A field of dead grass stretched out before him. Nude bodies roamed. He frowned.
Frank looked down at his own naked body. It wasn’t cold. It just was. He tested his limbs.
“Hm.” He told them. He walked. Aimed for the closest person; an elderly looking woman. It wasn’t far.
“Hey!” he called to her. She glanced over at him and sighed. She stopped. He jogged up to her
“I don’t know,” she said as he approached.
“Don’t know what?”
“Anything. I don’t know where we are, or what this is, or why or anything at all so, if that is what you’re wondering you should press on.”
Frank frowned. “But, where are we?”
The woman scowled at him before he’d finished the question. She turned and walked away.
“But, wait!” She didn’t. Frank tried the next person, and the next, and so on. Some were pleasant enough, some were mute, some only screamed obscenities. All seemed to know nothing.
Frank wandered. Every direction seemed both more and less promising than the last, so Frank walked straight. Dead grass and nude roamers were all that greeted him for a long time. Then, in the distance, something.
“What in the hell?” Frank said, outload, standing next to the odd construct.
The entire thing was made of people, stacked on top of each other, snoring. A gap in the flesh big enough for Frank to pry himself through led him into an open room. In it, three people were in the midst of a performance. Frank assumed it was a performance anyways. They kept using words like “thou” and “ere”.
Across from them on a pile of bodies resembling a chair, a large hairy man sat.
“Hello?” Frank said. The large hairy man turned around.
“Well, Hello!” he said, smiling.
“Pause,” he told the performers. They froze. The large man stood up and approached Frank, hand outstretched.
“How long you been here Frank?”
“Not too sure.”
“Ah, that’s alright,” Charlie said jovially, “none of us do either, kind of lose track of time here.”
“Where is here?” Frank asked.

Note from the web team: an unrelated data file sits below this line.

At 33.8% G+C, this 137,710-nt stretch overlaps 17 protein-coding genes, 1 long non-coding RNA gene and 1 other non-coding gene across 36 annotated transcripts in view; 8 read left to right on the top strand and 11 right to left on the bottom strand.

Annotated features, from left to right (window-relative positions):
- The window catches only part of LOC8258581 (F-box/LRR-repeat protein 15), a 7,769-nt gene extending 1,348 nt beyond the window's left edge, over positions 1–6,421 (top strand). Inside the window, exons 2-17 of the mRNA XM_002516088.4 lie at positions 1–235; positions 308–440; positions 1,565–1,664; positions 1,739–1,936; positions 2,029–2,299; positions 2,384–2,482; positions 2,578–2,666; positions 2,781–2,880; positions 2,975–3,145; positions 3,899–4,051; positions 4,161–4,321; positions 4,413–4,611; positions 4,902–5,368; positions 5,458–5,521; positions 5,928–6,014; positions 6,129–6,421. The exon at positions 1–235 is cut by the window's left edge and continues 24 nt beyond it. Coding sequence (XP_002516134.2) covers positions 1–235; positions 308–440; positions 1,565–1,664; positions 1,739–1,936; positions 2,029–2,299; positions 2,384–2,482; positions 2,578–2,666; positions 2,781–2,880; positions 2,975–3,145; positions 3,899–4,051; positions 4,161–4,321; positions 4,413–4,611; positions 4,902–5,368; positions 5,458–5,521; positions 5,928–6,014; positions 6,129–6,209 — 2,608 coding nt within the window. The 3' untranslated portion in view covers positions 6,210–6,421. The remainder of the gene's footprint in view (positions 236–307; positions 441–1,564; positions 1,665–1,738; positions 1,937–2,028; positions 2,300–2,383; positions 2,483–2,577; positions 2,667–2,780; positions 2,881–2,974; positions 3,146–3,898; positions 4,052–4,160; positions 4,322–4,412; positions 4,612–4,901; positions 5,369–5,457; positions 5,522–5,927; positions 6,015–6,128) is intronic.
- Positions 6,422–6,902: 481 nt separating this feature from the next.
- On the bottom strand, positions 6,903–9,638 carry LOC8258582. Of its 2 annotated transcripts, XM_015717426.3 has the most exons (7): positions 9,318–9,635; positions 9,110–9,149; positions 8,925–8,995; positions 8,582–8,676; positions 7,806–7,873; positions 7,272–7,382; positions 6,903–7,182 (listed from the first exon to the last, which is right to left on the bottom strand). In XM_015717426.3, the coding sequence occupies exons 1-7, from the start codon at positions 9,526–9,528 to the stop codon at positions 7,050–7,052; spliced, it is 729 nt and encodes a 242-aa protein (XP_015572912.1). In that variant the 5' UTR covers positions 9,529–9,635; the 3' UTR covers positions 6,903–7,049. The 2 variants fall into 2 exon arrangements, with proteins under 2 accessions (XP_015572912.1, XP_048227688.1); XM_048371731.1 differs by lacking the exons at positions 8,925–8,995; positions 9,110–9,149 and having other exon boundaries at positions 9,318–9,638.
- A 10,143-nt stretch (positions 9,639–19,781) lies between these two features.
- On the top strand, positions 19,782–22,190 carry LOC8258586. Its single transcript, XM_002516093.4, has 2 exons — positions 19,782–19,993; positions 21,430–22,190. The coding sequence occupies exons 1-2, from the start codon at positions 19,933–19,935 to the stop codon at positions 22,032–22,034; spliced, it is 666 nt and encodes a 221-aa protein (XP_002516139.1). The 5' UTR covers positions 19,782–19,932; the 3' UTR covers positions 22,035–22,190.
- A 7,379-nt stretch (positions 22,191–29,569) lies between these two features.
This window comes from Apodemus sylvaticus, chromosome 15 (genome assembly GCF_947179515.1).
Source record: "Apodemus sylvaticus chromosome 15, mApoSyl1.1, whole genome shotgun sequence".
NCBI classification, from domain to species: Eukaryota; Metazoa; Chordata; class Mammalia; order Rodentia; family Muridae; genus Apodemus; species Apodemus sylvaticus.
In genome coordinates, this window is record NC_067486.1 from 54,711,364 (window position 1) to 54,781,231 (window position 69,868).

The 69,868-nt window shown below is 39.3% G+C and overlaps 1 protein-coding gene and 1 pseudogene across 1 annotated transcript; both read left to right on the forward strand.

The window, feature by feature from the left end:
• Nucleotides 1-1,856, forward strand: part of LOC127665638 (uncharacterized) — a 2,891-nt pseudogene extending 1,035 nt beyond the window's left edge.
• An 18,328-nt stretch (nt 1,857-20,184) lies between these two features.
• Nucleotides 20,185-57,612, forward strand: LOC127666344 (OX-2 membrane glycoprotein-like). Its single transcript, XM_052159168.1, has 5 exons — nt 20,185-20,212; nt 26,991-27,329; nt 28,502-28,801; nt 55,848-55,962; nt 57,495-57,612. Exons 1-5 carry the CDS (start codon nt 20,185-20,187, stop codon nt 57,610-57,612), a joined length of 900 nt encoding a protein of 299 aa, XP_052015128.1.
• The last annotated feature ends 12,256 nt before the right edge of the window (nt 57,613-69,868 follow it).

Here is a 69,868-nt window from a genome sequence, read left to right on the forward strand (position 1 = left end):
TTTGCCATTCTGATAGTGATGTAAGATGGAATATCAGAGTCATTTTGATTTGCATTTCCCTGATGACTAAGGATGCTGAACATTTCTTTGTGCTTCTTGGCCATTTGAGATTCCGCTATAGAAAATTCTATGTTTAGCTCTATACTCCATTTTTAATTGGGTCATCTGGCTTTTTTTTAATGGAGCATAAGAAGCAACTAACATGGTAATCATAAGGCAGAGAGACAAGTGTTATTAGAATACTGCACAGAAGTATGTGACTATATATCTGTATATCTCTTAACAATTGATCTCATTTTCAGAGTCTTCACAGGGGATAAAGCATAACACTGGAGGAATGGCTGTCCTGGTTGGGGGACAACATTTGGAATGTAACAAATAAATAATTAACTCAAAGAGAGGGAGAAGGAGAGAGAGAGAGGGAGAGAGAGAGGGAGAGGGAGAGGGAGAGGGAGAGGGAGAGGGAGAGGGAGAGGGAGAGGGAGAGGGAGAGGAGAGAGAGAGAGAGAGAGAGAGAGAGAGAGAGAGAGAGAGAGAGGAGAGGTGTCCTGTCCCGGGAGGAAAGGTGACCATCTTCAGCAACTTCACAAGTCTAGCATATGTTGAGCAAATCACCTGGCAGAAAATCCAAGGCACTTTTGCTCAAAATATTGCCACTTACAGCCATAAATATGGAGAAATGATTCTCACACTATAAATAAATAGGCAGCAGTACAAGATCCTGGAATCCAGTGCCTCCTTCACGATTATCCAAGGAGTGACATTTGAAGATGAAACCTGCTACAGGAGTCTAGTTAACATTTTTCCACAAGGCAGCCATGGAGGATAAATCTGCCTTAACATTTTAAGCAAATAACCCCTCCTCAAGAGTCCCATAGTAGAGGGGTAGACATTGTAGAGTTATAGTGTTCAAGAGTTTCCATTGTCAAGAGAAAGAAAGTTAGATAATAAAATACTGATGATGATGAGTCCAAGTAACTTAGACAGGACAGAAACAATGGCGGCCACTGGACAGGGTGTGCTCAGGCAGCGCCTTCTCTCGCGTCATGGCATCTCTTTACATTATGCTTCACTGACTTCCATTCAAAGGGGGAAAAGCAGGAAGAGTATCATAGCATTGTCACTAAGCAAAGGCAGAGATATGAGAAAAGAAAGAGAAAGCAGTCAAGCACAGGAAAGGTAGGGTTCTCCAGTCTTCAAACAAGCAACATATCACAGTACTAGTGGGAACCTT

“Not a damn clue.”
Frank frowned. “Are we dead?”
Charlie screwed up his face in mock thought. “Unless they were treating me with LSD instead of cancer medications I’d say yes, we’re probably dead.”
Frank looked around the room at the snoring flesh. Not all were asleep. Some peered out lazily, scratching a nose or buttock.
“What is all this?” Frank asked, motioning to the walls.
“Ah, I can imagine this would be a bit weird for someone just getting here. This is a collective. There are many. We rotate creating as normal an atmosphere for each other as we can. Keeps us sane. It is my day so, I wanted to be at the theater.”
Frank looked at the actors, frozen on the stage.
“Don’t judge,” Charlie said, looking at Frank’s face. “We can’t get turned on or hurt each other so, this is all we got.”
“Would you like to join us?”
Frank scanned the walls of pressed flesh.
“I think, no”
Charlie laughed. “We can’t sweat or go to the bathroom either so it isn’t so gross as it looks.”
Frank nodded, pretending to consider it.
“I have some people to find.”
“Whew, that’s a task, but, best of luck to you.” Charlie said, clapping Frank on the back. And then, he went back to the couch of bodies and slumped down.
“Play!” he called out. The actors resumed. Frank turned and ducked back out through the gap in flesh. He spun himself around a few times then, walked.
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